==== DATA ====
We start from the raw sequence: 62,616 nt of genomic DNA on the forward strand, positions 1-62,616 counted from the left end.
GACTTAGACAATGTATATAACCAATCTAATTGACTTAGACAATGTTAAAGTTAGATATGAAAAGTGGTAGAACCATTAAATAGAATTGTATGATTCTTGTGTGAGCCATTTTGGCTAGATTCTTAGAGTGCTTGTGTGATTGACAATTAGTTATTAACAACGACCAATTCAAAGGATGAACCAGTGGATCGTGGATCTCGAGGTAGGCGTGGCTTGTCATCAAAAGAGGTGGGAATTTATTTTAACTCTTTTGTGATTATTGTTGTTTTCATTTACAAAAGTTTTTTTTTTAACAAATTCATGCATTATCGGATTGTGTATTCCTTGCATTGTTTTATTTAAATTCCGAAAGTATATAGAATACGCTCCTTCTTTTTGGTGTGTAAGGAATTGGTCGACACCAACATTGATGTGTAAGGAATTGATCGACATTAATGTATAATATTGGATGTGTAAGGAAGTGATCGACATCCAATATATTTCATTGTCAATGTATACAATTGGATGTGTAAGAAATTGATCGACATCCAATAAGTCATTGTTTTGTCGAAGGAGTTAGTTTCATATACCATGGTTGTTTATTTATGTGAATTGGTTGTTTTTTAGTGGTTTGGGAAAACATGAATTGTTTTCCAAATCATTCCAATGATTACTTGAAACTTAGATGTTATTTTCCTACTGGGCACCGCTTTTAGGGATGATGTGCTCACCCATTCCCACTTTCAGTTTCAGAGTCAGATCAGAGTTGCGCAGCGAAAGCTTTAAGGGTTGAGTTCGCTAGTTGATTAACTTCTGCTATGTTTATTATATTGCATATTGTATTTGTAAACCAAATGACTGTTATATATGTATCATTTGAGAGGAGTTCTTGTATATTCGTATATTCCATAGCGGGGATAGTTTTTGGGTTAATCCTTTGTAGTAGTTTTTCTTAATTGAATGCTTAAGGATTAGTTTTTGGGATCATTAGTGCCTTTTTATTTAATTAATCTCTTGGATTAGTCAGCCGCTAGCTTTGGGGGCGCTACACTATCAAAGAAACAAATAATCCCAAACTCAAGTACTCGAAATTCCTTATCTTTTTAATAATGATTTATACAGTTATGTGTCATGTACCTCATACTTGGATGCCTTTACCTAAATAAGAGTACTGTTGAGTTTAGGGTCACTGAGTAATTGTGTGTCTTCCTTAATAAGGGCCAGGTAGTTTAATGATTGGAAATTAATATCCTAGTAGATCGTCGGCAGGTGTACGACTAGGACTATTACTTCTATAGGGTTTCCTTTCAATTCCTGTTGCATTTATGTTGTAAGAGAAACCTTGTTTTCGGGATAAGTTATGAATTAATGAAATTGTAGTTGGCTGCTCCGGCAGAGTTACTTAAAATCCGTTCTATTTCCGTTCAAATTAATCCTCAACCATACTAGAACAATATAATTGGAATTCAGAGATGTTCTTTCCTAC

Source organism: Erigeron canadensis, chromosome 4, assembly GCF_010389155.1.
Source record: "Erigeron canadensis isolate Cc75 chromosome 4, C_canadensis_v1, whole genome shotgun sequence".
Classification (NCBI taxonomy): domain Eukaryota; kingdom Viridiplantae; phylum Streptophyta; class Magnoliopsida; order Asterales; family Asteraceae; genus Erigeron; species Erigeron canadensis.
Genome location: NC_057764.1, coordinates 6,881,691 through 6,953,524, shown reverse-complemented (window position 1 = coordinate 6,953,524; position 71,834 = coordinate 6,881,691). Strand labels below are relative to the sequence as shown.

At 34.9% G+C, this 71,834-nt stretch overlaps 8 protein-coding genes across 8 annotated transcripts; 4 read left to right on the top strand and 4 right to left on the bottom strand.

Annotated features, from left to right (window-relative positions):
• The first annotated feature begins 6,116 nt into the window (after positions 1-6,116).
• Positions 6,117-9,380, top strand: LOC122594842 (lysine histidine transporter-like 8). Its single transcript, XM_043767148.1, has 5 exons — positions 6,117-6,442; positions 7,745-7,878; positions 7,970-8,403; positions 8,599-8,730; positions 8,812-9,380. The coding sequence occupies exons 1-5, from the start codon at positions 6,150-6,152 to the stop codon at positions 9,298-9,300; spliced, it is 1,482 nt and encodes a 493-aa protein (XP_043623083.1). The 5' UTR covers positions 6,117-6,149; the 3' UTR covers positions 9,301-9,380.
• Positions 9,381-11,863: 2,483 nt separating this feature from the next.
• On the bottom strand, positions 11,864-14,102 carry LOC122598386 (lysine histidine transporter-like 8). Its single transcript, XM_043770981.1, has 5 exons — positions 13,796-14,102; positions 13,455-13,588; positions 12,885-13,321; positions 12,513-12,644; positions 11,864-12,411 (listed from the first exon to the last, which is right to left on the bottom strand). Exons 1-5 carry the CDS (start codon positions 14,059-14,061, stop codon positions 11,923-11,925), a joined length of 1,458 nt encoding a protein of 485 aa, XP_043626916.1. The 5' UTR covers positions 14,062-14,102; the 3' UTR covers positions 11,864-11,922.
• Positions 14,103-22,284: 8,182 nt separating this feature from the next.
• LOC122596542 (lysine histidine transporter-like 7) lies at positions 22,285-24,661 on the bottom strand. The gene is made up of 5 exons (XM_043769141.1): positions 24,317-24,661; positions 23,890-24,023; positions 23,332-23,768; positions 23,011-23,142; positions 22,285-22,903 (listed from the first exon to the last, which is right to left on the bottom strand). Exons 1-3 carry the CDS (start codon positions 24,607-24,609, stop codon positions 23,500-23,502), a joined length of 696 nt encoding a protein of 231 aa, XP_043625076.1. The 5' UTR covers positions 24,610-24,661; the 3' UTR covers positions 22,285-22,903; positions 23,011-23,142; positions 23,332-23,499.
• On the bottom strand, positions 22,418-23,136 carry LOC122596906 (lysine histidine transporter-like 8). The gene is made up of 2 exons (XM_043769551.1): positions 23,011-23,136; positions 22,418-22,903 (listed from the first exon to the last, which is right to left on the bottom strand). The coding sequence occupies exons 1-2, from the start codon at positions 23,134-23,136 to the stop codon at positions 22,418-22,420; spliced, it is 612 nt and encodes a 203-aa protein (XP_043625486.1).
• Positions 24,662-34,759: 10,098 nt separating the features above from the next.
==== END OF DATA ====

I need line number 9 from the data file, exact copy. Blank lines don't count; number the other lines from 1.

• The first annotated feature begins 6,116 nt into the window (after positions 1-6,116).